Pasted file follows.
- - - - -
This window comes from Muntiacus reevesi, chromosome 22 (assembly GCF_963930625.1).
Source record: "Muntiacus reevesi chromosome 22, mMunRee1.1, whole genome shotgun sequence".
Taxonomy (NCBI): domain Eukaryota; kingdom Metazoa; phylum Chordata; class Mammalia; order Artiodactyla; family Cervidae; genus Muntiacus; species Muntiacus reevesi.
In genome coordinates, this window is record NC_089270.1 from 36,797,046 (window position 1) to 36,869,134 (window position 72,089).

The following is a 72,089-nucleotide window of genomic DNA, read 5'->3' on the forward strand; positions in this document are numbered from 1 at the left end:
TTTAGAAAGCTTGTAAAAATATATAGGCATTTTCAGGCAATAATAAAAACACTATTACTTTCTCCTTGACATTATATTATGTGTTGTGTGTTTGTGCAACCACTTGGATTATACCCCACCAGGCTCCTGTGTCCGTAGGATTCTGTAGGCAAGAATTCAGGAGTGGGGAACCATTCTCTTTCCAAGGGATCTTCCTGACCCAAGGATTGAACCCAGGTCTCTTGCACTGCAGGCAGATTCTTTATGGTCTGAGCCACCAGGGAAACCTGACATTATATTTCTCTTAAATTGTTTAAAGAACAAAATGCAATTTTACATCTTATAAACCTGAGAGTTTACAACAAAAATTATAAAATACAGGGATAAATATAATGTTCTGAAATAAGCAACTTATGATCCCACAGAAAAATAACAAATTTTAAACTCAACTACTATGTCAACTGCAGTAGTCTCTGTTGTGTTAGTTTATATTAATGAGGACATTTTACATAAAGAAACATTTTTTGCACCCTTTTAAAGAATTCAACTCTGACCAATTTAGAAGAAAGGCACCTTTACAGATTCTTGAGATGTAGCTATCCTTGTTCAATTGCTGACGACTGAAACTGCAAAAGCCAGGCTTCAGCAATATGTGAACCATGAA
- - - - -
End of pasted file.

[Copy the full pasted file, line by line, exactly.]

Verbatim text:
This window comes from Muntiacus reevesi, chromosome 22 (assembly GCF_963930625.1).
Source record: "Muntiacus reevesi chromosome 22, mMunRee1.1, whole genome shotgun sequence".
Taxonomy (NCBI): domain Eukaryota; kingdom Metazoa; phylum Chordata; class Mammalia; order Artiodactyla; family Cervidae; genus Muntiacus; species Muntiacus reevesi.
In genome coordinates, this window is record NC_089270.1 from 36,797,046 (window position 1) to 36,869,134 (window position 72,089).

The following is a 72,089-nucleotide window of genomic DNA, read 5'->3' on the forward strand; positions in this document are numbered from 1 at the left end:
TTTAGAAAGCTTGTAAAAATATATAGGCATTTTCAGGCAATAATAAAAACACTATTACTTTCTCCTTGACATTATATTATGTGTTGTGTGTTTGTGCAACCACTTGGATTATACCCCACCAGGCTCCTGTGTCCGTAGGATTCTGTAGGCAAGAATTCAGGAGTGGGGAACCATTCTCTTTCCAAGGGATCTTCCTGACCCAAGGATTGAACCCAGGTCTCTTGCACTGCAGGCAGATTCTTTATGGTCTGAGCCACCAGGGAAACCTGACATTATATTTCTCTTAAATTGTTTAAAGAACAAAATGCAATTTTACATCTTATAAACCTGAGAGTTTACAACAAAAATTATAAAATACAGGGATAAATATAATGTTCTGAAATAAGCAACTTATGATCCCACAGAAAAATAACAAATTTTAAACTCAACTACTATGTCAACTGCAGTAGTCTCTGTTGTGTTAGTTTATATTAATGAGGACATTTTACATAAAGAAACATTTTTTGCACCCTTTTAAAGAATTCAACTCTGACCAATTTAGAAGAAAGGCACCTTTACAGATTCTTGAGATGTAGCTATCCTTGTTCAATTGCTGACGACTGAAACTGCAAAAGCCAGGCTTCAGCAATATGTGAACCATGAA